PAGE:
New orders for goods from U.S. factories increased in April for the third consecutive month, signaling a rebound in the manufacturing sector after a weather-related winter slowdown.
Factory orders rose 0.7% in April compared with March, the Commerce Department said Tuesday, exceeding economists' projections for a 0.5% increase.
The value of those orders hit a new record of $499 billion.
Orders are a sign of future activity and are watched closely in the manufacturing sector because of their importance to the economy.
Extreme weather in much of the nation led to drops in new orders in December and January.
Growth returned in February, with orders rising 1.7%.
Orders increased 1.5% in March, a figure revised up significantly Tuesday from an initial estimate of a 1.1% increase.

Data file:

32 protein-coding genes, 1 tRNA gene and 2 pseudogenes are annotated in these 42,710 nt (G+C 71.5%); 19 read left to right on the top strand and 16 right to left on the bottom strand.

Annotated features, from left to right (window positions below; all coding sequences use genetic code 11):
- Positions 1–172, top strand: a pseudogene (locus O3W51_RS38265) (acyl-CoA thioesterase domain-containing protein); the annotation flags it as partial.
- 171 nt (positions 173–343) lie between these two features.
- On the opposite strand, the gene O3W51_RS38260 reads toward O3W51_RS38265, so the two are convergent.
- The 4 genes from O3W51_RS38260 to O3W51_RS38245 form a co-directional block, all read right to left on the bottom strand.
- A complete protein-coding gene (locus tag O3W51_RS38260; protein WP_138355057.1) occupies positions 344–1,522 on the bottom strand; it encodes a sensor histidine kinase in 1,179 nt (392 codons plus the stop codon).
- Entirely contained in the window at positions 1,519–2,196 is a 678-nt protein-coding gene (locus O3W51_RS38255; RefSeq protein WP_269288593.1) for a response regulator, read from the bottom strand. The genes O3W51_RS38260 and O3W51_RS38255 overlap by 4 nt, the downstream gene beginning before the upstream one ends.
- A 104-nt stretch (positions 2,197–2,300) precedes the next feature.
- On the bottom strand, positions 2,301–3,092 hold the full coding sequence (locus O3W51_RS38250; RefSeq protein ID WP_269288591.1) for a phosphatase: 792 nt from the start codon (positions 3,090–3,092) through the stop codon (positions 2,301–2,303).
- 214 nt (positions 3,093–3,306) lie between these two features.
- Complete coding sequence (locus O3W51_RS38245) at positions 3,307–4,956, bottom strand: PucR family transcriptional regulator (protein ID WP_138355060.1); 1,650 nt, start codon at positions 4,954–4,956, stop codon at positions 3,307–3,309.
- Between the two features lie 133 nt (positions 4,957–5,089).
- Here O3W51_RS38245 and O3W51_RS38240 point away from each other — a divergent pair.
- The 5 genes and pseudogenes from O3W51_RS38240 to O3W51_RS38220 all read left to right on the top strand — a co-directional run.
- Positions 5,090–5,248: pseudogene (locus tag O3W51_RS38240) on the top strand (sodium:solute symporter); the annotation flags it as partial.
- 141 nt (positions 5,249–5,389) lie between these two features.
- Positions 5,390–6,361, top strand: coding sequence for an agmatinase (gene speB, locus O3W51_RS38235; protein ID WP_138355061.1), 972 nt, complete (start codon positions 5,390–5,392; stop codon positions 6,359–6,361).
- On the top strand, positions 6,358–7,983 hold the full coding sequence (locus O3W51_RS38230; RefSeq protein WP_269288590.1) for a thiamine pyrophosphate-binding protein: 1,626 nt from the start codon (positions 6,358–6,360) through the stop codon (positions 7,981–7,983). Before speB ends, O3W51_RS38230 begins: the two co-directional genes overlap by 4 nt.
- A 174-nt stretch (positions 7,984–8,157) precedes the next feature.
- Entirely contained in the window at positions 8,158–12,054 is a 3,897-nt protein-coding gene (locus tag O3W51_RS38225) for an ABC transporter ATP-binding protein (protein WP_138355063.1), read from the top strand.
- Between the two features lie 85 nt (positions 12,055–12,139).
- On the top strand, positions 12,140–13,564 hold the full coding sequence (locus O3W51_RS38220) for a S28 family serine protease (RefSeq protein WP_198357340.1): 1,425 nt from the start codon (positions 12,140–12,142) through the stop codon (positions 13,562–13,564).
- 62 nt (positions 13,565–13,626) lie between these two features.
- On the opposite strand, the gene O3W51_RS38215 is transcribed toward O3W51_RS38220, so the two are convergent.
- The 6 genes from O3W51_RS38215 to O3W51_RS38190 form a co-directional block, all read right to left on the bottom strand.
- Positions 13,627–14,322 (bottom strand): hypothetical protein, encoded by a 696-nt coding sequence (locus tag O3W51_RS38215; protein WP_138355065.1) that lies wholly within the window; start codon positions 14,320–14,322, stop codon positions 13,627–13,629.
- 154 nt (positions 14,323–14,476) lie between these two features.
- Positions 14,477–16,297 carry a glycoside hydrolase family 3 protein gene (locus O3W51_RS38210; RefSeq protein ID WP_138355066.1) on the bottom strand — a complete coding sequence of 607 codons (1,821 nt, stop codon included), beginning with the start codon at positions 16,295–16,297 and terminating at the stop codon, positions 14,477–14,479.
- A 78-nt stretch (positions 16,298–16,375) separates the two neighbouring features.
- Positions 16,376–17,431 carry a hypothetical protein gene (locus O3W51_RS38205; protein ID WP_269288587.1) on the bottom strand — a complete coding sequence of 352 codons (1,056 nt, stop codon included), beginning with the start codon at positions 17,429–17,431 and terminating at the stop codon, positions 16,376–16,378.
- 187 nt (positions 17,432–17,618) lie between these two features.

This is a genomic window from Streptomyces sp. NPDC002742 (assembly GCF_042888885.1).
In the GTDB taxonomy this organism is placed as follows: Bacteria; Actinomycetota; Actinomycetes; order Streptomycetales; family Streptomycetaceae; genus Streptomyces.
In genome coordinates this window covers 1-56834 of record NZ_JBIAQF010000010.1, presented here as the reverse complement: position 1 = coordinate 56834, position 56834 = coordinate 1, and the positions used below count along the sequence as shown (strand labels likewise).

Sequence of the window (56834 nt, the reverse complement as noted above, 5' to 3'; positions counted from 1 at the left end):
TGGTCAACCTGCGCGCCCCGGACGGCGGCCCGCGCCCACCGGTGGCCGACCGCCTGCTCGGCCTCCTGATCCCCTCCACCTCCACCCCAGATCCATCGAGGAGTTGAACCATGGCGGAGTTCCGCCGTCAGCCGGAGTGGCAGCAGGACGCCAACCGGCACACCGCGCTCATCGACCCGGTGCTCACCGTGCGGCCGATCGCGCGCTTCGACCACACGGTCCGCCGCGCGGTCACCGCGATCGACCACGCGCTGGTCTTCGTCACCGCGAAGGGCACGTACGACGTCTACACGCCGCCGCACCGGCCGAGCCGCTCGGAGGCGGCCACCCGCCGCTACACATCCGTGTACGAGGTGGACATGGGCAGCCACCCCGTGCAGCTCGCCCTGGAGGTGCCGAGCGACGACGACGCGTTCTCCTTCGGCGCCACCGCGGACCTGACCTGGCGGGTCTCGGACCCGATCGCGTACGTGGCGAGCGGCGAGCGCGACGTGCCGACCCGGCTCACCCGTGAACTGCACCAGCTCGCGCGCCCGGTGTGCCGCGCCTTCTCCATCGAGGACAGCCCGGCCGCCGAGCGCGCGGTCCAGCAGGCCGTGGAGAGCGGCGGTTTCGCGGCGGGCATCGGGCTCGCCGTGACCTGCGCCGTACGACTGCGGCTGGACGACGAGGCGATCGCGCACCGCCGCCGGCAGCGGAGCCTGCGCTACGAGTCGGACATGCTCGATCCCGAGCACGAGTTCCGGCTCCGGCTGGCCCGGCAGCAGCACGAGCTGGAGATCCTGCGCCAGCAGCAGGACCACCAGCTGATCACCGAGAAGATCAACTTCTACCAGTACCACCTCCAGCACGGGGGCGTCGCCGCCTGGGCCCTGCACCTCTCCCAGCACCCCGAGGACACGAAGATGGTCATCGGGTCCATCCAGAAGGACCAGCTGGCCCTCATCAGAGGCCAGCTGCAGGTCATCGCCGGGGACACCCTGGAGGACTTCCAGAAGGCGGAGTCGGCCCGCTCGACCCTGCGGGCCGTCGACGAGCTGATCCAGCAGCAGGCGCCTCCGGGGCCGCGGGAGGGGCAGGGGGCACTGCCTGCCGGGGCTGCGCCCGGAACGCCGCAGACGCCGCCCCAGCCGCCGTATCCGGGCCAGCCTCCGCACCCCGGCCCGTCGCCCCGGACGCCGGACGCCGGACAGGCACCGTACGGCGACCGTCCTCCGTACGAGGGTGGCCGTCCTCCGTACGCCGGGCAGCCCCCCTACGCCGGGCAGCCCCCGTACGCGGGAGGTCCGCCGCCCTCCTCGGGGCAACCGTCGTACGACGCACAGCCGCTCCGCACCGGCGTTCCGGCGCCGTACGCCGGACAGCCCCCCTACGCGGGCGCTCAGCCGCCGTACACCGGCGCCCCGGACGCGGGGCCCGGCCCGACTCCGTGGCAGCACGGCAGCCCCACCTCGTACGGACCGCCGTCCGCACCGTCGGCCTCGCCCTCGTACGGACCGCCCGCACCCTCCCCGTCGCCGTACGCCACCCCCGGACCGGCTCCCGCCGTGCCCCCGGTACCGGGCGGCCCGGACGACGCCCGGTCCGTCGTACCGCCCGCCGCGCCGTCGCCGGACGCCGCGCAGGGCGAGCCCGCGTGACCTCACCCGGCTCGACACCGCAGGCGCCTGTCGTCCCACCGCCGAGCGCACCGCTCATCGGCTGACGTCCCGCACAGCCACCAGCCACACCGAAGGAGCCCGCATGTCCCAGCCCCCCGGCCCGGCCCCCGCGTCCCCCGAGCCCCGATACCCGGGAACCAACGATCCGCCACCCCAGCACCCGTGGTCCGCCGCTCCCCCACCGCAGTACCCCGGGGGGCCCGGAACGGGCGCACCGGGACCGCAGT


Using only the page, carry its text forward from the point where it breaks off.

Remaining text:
Analysts expected the bounce-back to slow in April as pent-up demand eased.
The better-than-expected performance was fueled in large part by a 1.4% increase in orders for airplanes and other transportation goods.
Manufacturers continued to build their inventories, with a 0.4% increase in April compared with the previous month. And shipments were up 0.3%, the third straight monthly increase.Copyright © 2015, Los Angeles Times